We organize this paper as follows. In the next Section, we briefly review the conjugate gradient methods are proposed in [18, 20]. We present two conjugate gradient methods in Sections 3 and 4, respectively. Global convergence properties are also discussed simultaneously. In the last Section we perform the numerical experiments by using a set of large problems, and do some numerical comparisons with PRP method.

#### 2. Conjugate Gradient Methods with Secant Condition

In this section we give a short description of the new conjugate gradient method of Dai and Liao in . In the following, we also briefly review another effective conjugate gradient method of Li, Tang, and Wei in . Motivated by the these methods, we introduce our new versions of conjugate gradient-type methods in the following sections.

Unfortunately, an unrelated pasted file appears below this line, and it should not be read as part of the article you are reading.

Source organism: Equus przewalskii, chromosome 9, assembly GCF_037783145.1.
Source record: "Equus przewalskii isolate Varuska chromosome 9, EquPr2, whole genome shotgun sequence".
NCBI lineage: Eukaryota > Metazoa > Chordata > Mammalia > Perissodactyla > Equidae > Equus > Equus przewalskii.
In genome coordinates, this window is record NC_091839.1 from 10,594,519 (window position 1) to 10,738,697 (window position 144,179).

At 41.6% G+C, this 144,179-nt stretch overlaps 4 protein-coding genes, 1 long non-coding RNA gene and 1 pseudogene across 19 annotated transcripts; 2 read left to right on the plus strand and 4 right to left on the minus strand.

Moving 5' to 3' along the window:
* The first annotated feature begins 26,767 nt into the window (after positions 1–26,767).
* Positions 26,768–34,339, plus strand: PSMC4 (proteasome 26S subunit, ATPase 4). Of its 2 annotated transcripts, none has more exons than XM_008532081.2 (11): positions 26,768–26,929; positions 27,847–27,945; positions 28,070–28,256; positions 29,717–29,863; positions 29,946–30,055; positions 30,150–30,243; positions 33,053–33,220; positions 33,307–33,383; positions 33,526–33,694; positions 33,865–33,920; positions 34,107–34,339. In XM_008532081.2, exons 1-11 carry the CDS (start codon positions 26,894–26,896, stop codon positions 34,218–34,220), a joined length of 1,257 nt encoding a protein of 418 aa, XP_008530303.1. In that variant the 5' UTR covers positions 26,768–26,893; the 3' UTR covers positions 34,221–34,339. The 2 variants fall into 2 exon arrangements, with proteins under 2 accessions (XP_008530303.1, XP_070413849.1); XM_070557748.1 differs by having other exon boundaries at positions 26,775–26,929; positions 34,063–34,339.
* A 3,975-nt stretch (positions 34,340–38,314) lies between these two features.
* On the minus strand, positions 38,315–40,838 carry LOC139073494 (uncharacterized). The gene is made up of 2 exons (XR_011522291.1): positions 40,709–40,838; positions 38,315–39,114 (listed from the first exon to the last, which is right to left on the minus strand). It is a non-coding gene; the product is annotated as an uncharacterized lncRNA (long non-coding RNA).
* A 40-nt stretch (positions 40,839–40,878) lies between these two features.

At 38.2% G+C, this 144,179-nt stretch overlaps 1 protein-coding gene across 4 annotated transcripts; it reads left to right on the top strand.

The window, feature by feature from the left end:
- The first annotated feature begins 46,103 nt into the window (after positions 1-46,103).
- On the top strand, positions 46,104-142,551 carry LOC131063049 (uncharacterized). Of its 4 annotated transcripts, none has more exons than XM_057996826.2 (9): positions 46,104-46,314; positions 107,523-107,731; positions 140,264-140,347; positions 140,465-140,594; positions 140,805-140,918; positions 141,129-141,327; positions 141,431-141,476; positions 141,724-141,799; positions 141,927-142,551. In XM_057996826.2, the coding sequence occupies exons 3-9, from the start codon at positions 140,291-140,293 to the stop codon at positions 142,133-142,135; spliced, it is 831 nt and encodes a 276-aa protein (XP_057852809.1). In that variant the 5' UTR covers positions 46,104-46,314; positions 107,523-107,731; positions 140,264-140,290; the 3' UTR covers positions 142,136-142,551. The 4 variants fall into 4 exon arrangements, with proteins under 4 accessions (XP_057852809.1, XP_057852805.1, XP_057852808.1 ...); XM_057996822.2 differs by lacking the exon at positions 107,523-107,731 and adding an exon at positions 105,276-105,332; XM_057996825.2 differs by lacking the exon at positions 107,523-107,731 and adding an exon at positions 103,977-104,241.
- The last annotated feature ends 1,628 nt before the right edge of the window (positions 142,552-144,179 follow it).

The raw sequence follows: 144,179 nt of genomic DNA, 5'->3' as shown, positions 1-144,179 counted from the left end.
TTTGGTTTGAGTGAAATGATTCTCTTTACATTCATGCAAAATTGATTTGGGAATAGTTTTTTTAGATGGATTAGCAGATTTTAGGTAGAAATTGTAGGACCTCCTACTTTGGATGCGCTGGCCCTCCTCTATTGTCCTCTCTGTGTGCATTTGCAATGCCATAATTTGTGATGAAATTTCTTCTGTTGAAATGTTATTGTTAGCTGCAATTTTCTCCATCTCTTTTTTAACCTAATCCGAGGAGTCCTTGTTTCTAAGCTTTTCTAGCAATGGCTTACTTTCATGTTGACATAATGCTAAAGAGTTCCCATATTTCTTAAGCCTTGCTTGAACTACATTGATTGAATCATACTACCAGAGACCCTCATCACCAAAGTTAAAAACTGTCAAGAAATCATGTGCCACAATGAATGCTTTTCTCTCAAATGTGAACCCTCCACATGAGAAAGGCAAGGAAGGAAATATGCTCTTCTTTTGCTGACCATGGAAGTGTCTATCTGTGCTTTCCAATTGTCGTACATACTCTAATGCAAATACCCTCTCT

The following two assumptions are often utilized in convergence analysis for conjugate gradient algorithms.

Assumption 2.1. The objective function is bounded below, and the level set is bounded.

Assumption 2.2. In some neighborhood of , is differentiable and its gradient is Lipschitz continuous, namely, there exists a positive constant such that

The above assumption implies that there exists a positive constant such that

##### 2.1. Dai-Liao Method